When To Stop Swaddling Your Baby

The practice of swaddling babies has been around for thousands of years. Families from all sorts of backgrounds and nationalities swaddled their children with blankets. The practice is especially common in the US. Around 90% North American babies are swaddled. The reasons behind swaddling have changed over the years. Originally it was believed that swaddling your child would help their limbs to grow straight.

It was later thought that by swaddling a child it would protect them from getting in harm’s way as well as keeping them nice and warm. It was advised to the baby should be layered up in many warm blankets and clothes. Of course, most parents and healthcare professionals would now recoil at the idea of keeping a baby bundled up as warm as possible. It is now known that in order to prevent cases of SIDS it is best to keep babies in rooms of around 16 to 20 degrees C (60 to 68 degrees Fahrenheit).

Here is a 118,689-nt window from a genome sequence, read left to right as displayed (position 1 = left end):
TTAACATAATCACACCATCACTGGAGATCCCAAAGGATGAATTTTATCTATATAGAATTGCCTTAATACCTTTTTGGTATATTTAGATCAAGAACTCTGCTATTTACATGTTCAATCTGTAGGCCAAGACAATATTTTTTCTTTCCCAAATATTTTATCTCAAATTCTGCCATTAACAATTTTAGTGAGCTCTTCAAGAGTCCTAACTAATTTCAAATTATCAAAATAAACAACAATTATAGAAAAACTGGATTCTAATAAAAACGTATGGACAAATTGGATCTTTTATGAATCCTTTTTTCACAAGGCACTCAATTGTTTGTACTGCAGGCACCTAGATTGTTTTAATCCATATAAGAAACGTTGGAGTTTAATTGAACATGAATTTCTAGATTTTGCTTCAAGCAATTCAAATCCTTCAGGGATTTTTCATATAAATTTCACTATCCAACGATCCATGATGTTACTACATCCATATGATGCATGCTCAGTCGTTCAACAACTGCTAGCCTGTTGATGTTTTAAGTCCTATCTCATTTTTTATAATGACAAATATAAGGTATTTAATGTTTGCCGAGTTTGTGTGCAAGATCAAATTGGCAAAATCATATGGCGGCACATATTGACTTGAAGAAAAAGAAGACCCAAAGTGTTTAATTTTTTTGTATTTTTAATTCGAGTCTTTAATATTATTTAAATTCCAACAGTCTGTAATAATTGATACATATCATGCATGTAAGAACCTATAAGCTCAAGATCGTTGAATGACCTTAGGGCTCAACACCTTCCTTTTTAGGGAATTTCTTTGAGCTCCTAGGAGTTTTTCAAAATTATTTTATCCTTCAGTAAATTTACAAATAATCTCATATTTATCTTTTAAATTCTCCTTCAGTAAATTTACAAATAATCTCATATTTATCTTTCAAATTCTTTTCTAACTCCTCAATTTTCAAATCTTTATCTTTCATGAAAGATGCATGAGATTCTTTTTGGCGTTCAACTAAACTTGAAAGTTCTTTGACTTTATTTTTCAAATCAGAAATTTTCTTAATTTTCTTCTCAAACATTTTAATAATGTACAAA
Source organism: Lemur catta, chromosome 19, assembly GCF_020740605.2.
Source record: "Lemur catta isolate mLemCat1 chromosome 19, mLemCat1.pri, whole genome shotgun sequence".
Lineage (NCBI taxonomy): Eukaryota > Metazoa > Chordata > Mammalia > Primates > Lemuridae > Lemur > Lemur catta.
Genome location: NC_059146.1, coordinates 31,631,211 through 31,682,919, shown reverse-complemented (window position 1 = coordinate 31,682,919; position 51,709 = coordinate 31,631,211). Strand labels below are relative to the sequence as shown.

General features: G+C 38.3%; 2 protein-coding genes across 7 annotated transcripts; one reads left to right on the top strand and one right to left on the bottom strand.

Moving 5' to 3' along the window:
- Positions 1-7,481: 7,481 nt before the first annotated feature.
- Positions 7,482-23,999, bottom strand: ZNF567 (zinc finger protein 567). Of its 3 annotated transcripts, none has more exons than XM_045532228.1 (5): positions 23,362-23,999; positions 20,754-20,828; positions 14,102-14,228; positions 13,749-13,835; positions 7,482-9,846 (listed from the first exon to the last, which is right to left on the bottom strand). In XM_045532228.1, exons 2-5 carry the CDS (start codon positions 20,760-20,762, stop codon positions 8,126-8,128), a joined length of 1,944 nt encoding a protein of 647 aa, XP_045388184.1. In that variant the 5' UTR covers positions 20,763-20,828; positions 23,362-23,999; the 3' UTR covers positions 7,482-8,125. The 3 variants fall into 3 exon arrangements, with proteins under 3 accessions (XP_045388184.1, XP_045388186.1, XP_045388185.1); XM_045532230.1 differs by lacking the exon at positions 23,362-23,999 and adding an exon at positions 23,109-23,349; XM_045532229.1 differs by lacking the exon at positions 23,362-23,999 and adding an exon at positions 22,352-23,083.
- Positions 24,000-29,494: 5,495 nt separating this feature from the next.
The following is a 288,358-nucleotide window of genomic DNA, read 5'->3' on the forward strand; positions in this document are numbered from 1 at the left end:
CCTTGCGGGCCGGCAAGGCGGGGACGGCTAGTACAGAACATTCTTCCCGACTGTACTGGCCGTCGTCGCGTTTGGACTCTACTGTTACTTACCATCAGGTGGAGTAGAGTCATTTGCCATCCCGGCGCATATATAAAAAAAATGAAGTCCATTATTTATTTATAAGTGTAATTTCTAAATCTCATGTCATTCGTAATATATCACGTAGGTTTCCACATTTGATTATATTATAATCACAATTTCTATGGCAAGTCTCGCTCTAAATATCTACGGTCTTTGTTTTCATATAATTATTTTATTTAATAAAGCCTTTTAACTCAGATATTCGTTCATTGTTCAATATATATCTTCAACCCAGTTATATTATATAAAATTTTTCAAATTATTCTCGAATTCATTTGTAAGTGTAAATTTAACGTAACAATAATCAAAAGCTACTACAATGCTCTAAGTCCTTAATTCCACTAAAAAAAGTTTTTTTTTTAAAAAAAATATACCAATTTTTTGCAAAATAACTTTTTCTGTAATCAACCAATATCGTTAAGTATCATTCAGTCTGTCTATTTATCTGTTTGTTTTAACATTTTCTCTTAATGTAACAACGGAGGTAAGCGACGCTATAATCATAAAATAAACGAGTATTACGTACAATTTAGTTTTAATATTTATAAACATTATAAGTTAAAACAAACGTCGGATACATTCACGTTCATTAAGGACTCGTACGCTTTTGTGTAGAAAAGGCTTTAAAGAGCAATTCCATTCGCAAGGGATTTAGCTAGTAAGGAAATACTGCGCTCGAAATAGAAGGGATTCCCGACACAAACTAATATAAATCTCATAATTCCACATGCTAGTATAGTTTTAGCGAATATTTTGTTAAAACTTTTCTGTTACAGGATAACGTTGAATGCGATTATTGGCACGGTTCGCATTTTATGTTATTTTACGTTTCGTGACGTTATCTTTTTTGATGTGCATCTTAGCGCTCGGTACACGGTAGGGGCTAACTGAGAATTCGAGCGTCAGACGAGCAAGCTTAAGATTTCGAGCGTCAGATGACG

Why You Should Swaddle Your Baby

There are a number of reasons why swaddling your baby can be a good idea.

It can help needy babies to sleep. For babies who struggle to sleep when they’re not being held swaddling offers a stepping stone towards self-soothing. The tight blanket around the upper body can simulate the feeling of being held. This can give the parents a chance to put the baby down and get some of their own, much-needed sleep.

woman holding baby green blanket pink dummy

If your baby has a tendency to wake themselves up swaddling can prevent this from happening. The myoclonic jerk is that twitch that you feel just as you are on the edge of sleep. It can feel a little like you are about to fall. For some small babies, this sudden jerk can put an end to any hopes of sleep. Since movement is limited when the baby is swaddled it mutes this effect and can help them to continue drifting off to sleep.

Being swaddled can prevent babies from scratching themselves in the night. There is nothing worse than that moment when someone else notices that there is that big red scratch on your baby’s face. It can really make you feel guilty. Whilst swaddled your baby’s pointy little nails are safely tucked away.